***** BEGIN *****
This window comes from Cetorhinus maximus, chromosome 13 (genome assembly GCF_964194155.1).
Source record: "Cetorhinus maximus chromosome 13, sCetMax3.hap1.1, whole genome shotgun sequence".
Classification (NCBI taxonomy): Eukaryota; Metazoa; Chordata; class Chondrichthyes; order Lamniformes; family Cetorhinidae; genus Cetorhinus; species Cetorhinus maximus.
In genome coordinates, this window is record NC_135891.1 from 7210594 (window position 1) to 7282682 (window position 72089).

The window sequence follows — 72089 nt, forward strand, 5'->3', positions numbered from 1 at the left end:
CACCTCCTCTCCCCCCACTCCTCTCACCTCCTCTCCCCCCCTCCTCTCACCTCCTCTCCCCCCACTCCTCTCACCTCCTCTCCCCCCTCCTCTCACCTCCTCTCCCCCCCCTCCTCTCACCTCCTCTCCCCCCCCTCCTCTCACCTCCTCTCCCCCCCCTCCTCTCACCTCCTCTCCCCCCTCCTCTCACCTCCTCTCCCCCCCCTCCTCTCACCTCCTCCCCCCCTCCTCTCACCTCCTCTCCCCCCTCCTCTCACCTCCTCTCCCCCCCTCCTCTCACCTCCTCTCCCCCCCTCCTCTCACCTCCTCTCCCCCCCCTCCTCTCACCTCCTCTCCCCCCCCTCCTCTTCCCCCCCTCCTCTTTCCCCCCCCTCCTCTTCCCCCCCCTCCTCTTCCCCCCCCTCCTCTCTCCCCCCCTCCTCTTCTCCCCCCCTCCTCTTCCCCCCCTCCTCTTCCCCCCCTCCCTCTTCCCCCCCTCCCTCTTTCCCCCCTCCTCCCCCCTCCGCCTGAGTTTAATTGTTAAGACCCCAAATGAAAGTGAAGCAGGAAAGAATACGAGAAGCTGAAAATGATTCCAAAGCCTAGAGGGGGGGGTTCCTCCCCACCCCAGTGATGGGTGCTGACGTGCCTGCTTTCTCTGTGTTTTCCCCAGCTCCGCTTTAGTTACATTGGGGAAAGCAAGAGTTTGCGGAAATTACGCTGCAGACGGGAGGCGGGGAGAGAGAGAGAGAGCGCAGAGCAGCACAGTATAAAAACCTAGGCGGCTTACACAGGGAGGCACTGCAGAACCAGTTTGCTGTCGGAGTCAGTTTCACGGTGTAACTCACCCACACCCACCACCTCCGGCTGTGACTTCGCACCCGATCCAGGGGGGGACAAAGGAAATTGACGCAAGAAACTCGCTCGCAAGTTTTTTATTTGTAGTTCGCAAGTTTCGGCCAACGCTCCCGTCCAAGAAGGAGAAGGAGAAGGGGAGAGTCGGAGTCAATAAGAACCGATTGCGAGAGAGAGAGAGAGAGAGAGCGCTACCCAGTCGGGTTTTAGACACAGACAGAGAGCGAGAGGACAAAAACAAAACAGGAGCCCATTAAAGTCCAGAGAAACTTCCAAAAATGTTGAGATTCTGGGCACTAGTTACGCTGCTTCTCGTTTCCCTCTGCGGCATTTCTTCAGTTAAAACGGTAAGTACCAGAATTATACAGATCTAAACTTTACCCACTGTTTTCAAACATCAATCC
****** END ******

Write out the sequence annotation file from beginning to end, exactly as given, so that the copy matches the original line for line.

This window comes from Cetorhinus maximus, chromosome 13 (genome assembly GCF_964194155.1).
Source record: "Cetorhinus maximus chromosome 13, sCetMax3.hap1.1, whole genome shotgun sequence".
Classification (NCBI taxonomy): Eukaryota; Metazoa; Chordata; class Chondrichthyes; order Lamniformes; family Cetorhinidae; genus Cetorhinus; species Cetorhinus maximus.
In genome coordinates, this window is record NC_135891.1 from 7210594 (window position 1) to 7282682 (window position 72089).

The window sequence follows — 72089 nt, forward strand, 5'->3', positions numbered from 1 at the left end:
CACCTCCTCTCCCCCCACTCCTCTCACCTCCTCTCCCCCCCTCCTCTCACCTCCTCTCCCCCCACTCCTCTCACCTCCTCTCCCCCCTCCTCTCACCTCCTCTCCCCCCCCTCCTCTCACCTCCTCTCCCCCCCCTCCTCTCACCTCCTCTCCCCCCCCTCCTCTCACCTCCTCTCCCCCCTCCTCTCACCTCCTCTCCCCCCCCTCCTCTCACCTCCTCCCCCCCTCCTCTCACCTCCTCTCCCCCCTCCTCTCACCTCCTCTCCCCCCCTCCTCTCACCTCCTCTCCCCCCCTCCTCTCACCTCCTCTCCCCCCCCTCCTCTCACCTCCTCTCCCCCCCCTCCTCTTCCCCCCCTCCTCTTTCCCCCCCCTCCTCTTCCCCCCCCTCCTCTTCCCCCCCCTCCTCTCTCCCCCCCTCCTCTTCTCCCCCCCTCCTCTTCCCCCCCTCCTCTTCCCCCCCTCCCTCTTCCCCCCCTCCCTCTTTCCCCCCTCCTCCCCCCTCCGCCTGAGTTTAATTGTTAAGACCCCAAATGAAAGTGAAGCAGGAAAGAATACGAGAAGCTGAAAATGATTCCAAAGCCTAGAGGGGGGGGTTCCTCCCCACCCCAGTGATGGGTGCTGACGTGCCTGCTTTCTCTGTGTTTTCCCCAGCTCCGCTTTAGTTACATTGGGGAAAGCAAGAGTTTGCGGAAATTACGCTGCAGACGGGAGGCGGGGAGAGAGAGAGAGAGCGCAGAGCAGCACAGTATAAAAACCTAGGCGGCTTACACAGGGAGGCACTGCAGAACCAGTTTGCTGTCGGAGTCAGTTTCACGGTGTAACTCACCCACACCCACCACCTCCGGCTGTGACTTCGCACCCGATCCAGGGGGGGACAAAGGAAATTGACGCAAGAAACTCGCTCGCAAGTTTTTTATTTGTAGTTCGCAAGTTTCGGCCAACGCTCCCGTCCAAGAAGGAGAAGGAGAAGGGGAGAGTCGGAGTCAATAAGAACCGATTGCGAGAGAGAGAGAGAGAGAGAGCGCTACCCAGTCGGGTTTTAGACACAGACAGAGAGCGAGAGGACAAAAACAAAACAGGAGCCCATTAAAGTCCAGAGAAACTTCCAAAAATGTTGAGATTCTGGGCACTAGTTACGCTGCTTCTCGTTTCCCTCTGCGGCATTTCTTCAGTTAAAACGGTAAGTACCAGAATTATACAGATCTAAACTTTACCCACTGTTTTCAAACATCAATCC